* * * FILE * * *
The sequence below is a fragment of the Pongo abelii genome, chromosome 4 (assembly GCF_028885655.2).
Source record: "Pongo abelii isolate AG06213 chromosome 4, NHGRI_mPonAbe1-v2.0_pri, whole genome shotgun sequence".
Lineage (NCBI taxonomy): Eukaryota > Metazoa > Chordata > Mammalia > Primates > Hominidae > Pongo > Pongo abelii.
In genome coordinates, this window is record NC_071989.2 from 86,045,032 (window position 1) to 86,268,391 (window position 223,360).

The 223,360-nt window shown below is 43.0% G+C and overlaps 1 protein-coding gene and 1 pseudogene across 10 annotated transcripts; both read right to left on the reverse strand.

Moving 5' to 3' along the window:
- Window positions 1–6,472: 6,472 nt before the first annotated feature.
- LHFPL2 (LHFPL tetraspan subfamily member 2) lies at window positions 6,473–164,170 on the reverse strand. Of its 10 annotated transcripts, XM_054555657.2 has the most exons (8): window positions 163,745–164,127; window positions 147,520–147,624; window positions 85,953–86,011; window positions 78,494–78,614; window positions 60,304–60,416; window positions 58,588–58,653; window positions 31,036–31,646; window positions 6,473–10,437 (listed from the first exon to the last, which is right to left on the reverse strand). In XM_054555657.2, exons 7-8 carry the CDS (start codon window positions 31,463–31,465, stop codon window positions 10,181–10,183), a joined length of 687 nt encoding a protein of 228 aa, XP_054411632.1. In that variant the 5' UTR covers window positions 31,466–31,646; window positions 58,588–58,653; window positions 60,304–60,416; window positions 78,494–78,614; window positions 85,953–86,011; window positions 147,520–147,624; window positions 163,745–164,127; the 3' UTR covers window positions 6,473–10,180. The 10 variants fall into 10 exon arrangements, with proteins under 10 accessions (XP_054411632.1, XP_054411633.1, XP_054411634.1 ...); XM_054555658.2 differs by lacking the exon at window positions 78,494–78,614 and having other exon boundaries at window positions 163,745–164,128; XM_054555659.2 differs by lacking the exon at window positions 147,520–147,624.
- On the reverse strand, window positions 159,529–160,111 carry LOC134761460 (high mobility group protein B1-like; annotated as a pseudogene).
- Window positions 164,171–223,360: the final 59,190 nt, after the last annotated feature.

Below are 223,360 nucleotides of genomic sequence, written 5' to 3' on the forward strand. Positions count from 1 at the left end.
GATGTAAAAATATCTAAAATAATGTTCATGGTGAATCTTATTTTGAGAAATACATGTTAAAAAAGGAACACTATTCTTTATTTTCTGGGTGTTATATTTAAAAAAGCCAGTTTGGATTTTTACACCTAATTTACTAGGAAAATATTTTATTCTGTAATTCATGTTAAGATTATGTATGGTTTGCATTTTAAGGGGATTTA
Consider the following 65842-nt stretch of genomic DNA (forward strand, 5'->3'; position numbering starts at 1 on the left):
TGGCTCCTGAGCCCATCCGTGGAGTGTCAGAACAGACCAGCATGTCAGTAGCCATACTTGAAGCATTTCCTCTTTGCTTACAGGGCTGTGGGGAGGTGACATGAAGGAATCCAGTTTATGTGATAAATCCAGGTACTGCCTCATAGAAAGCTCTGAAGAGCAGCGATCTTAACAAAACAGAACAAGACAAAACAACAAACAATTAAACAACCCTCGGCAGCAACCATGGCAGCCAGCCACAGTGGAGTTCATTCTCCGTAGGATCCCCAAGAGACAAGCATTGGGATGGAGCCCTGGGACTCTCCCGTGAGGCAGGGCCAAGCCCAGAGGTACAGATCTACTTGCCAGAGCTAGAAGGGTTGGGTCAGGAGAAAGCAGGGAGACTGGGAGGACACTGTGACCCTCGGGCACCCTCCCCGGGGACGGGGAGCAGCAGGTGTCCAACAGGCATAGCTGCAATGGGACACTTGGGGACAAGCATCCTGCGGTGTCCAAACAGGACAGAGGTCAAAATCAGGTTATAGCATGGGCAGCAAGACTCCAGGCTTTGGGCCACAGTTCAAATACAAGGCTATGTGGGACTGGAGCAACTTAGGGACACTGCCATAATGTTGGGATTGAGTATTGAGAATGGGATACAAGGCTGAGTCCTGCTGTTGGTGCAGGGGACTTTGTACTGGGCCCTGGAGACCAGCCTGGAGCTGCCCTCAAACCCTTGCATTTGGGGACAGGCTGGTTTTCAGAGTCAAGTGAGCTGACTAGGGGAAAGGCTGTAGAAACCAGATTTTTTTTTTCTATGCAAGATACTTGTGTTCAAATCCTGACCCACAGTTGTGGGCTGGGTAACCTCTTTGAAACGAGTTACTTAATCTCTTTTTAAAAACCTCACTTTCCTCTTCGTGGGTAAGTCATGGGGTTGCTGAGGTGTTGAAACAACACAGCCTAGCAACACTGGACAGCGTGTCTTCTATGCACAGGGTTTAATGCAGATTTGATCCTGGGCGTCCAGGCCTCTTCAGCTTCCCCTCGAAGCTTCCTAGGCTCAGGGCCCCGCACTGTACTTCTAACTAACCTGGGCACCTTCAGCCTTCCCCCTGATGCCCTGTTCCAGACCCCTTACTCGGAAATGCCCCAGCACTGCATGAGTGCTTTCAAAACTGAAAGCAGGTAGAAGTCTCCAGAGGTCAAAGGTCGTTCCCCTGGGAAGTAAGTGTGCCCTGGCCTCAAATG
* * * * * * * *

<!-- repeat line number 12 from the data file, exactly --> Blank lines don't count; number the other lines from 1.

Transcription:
GATGTAAAAATATCTAAAATAATGTTCATGGTGAATCTTATTTTGAGAAATACATGTTAAAAAAGGAACACTATTCTTTATTTTCTGGGTGTTATATTTAAAAAAGCCAGTTTGGATTTTTACACCTAATTTACTAGGAAAATATTTTATTCTGTAATTCATGTTAAGATTATGTATGGTTTGCATTTTAAGGGGATTTA